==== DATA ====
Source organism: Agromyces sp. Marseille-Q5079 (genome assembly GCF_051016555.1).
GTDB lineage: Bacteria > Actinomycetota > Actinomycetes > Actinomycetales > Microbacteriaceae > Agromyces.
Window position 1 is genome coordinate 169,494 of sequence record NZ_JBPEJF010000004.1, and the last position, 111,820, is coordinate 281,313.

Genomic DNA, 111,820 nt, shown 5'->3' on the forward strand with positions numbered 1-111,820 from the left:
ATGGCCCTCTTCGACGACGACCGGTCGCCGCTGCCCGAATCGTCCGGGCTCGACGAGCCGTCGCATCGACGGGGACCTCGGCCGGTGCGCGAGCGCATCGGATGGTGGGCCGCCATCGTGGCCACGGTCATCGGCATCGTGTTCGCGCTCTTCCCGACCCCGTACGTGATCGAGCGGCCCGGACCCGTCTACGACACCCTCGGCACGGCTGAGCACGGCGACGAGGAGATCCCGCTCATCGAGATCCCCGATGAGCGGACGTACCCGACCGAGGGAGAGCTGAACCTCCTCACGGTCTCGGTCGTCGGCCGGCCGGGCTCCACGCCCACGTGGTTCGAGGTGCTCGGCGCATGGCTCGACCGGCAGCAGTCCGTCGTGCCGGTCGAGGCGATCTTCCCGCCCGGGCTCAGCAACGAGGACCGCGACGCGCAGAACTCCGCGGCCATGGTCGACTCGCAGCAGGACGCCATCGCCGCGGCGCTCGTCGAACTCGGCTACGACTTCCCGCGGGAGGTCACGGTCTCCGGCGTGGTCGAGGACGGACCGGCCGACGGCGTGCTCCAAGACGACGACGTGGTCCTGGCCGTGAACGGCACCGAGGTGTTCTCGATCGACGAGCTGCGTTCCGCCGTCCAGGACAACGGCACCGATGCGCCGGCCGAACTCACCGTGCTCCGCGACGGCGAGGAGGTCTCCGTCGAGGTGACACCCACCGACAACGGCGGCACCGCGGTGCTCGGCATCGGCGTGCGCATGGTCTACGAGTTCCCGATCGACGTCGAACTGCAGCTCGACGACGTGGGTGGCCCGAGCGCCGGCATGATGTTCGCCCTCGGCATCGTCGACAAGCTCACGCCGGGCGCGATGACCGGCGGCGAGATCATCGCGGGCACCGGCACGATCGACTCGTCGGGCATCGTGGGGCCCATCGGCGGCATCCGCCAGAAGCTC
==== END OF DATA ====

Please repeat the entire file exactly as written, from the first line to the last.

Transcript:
Source organism: Agromyces sp. Marseille-Q5079 (genome assembly GCF_051016555.1).
GTDB lineage: Bacteria > Actinomycetota > Actinomycetes > Actinomycetales > Microbacteriaceae > Agromyces.
Window position 1 is genome coordinate 169,494 of sequence record NZ_JBPEJF010000004.1, and the last position, 111,820, is coordinate 281,313.

Genomic DNA, 111,820 nt, shown 5'->3' on the forward strand with positions numbered 1-111,820 from the left:
ATGGCCCTCTTCGACGACGACCGGTCGCCGCTGCCCGAATCGTCCGGGCTCGACGAGCCGTCGCATCGACGGGGACCTCGGCCGGTGCGCGAGCGCATCGGATGGTGGGCCGCCATCGTGGCCACGGTCATCGGCATCGTGTTCGCGCTCTTCCCGACCCCGTACGTGATCGAGCGGCCCGGACCCGTCTACGACACCCTCGGCACGGCTGAGCACGGCGACGAGGAGATCCCGCTCATCGAGATCCCCGATGAGCGGACGTACCCGACCGAGGGAGAGCTGAACCTCCTCACGGTCTCGGTCGTCGGCCGGCCGGGCTCCACGCCCACGTGGTTCGAGGTGCTCGGCGCATGGCTCGACCGGCAGCAGTCCGTCGTGCCGGTCGAGGCGATCTTCCCGCCCGGGCTCAGCAACGAGGACCGCGACGCGCAGAACTCCGCGGCCATGGTCGACTCGCAGCAGGACGCCATCGCCGCGGCGCTCGTCGAACTCGGCTACGACTTCCCGCGGGAGGTCACGGTCTCCGGCGTGGTCGAGGACGGACCGGCCGACGGCGTGCTCCAAGACGACGACGTGGTCCTGGCCGTGAACGGCACCGAGGTGTTCTCGATCGACGAGCTGCGTTCCGCCGTCCAGGACAACGGCACCGATGCGCCGGCCGAACTCACCGTGCTCCGCGACGGCGAGGAGGTCTCCGTCGAGGTGACACCCACCGACAACGGCGGCACCGCGGTGCTCGGCATCGGCGTGCGCATGGTCTACGAGTTCCCGATCGACGTCGAACTGCAGCTCGACGACGTGGGTGGCCCGAGCGCCGGCATGATGTTCGCCCTCGGCATCGTCGACAAGCTCACGCCGGGCGCGATGACCGGCGGCGAGATCATCGCGGGCACCGGCACGATCGACTCGTCGGGCATCGTGGGGCCCATCGGCGGCATCCGCCAGAAGCTC